~ Matthew 4:12-17/Isaiah 9:1-4 ~
What were Jesus’ first words as he began his ministry? Last week we noted that in the Gospel of John his first words were, “What are you looking for?” But this week our gospel lesson suggests something different. Here’s how Matthew sets it up. First Jesus gets baptized by John, then he goes out into the wilderness where he is tempted by Satan, and then, upon returning from the wilderness learns that John has been arrested and so he goes to the town of Capernaum on the shores of the Sea of Galilee, making it his home. Then, and only then, does Jesus begin his itinerant ministry by proclaiming, “Repent, for the kingdom of heaven has come near.”
Curiously, Matthew makes note of the fact that this lakeside town of Capernaum is “in the territory of Zebulun and Naphtali.” Throughout the gospel Matthew has this penchant for incorporating into his story of Jesus references from Hebrew scriptures as a way of bolstering Jesus’ credibility. In this case a direct reference to the passage from Isaiah we heard today. True, Matthew says that Jesus moved to the town of Capernaum in order “that what had been spoken through the prophet Isaiah might be fulfilled.” It does sound like Jesus went to Capernaum just so this “prophecy” might come true. But I think it more likely that as Matthew gathered his materials for writing the story and, in this case, the fact that Jesus moved to Capernaum, he recalled this passage from Isaiah and incorporated it into the story. This, so he could make the profound statement that he found there: “the people who sat in darkness have seen a great light, and for those who sat in the region and shadow of death light has dawned.” Jesus is that light. Also, not insignificantly, he notes that this is the territory of the “nations,” which was understood to mean the Gentiles. The “King of Israel,” as Matthew calls Jesus, is also for “the nations.”
Likewise, Linda and I are ‘withdrawing’ to another land, for a time. Not to the territory of Zebulun and Naphtali, but to the territory of Aotearoa. Like Isaiah, this was prophesized long ago – NOT. However, it was several years back that the seed of this idea germinated and grew. Let me tell you the story.
About this time four years ago, Roy and Dawn visited Noe Valley Ministry for the first time. They made an instant connection with us. You see, they are from Wellington, New Zealand. It just so happened that on that Sunday the Prayer of Jesus we used, like in today’s service, was from the New Zealand Prayer Book. And one of the hymns we sang that Sunday was Take My Gifts, which we will sing at the end of today’s service. The author of that hymn is Shirley Erena Murray, a well-known and highly regarded composer of hymns in New Zealand. Indeed, all of the hymns we are singing today are written by her. Well, needless to say, Roy and Dawn were impressed. So, every time they came to San Francisco, which was quite often because their son and family lived here in Noe Valley, they came to worship here.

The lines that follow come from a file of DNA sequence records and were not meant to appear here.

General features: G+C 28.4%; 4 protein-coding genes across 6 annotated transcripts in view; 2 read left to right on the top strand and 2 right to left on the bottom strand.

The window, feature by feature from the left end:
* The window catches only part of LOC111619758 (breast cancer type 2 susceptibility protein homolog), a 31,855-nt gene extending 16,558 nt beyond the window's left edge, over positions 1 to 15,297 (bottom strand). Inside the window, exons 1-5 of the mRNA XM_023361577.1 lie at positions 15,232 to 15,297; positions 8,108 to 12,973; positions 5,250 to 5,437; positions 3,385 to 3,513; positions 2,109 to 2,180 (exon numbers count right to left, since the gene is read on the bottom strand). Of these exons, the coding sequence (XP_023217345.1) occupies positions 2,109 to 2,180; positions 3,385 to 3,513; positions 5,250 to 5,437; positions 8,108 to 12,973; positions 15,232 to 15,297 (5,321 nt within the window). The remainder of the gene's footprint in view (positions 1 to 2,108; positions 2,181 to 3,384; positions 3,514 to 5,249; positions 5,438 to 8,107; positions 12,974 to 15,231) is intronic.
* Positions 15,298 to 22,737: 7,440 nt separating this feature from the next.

One of those times Linda and I went to lunch with them after worship. And were quite taken back to learn that Roy had just recently retired as ambassador to the United States! He was the ambassador at the embassy in Washington for five years. Before that he had been the ambassador from New Zealand in places like Israel and Mexico. He was a life-long diplomat for the government of New Zealand. Now retired, he does occasional temporary duties. For instance, he was serving in Jakarta, Indonesia the day the of the tragic mosque shooting in Christchurch last March. He said tensions were quite high that day. More about that a bit later.
Roy and Dawn are Presbyterians, members of Khandallah Presbyterian Church in a suburb of Wellington. It turns out there are a lot of Presbyterians in New Zealand; lots of Scottish immigrants in times past. So, we talked about our common heritage as Presbyterians. They expressed how wonderful our little church is – our emphasis on social justice, our warm community, and our LGBTQ inclusiveness. They told us, “you should come to New Zealand some time.” Indeed, we tossed around the idea of a pulpit exchange, where their new young pastor would come here for a time while I went to their church. They thought that their pastor would really enjoy and benefit from being here and in San Francisco. You see, whereas the nation of New Zealand is fully inclusive and has fully embraced gay marriage, the Presbyterian church has not. They suggested that their pastor might want to learn more about how the Presbyterian Church (USA) come to the place of full inclusion. More about that a bit later. So, a pulpit exchange? Sounded good to Linda and me. However, that idea did not come to fruition, but we kept in touch with Roy and Dawn as they continued their visits, the last time just this past summer.
Several months ago Linda said to me, “In your twenty years of being a Presbyterian minister, you’ve never had a sabbatical and I think it’s about time. And I think we should go to New Zealand.” And I said, “Why not?” So I worked up the gumption to present the idea to our Session. And while they may have initially been somewhat taken back at the idea, they didn’t shoot it down. Indeed, over time they embraced the idea, got the Presbytery to approve and here we are today, just a few short days until we leave for three months.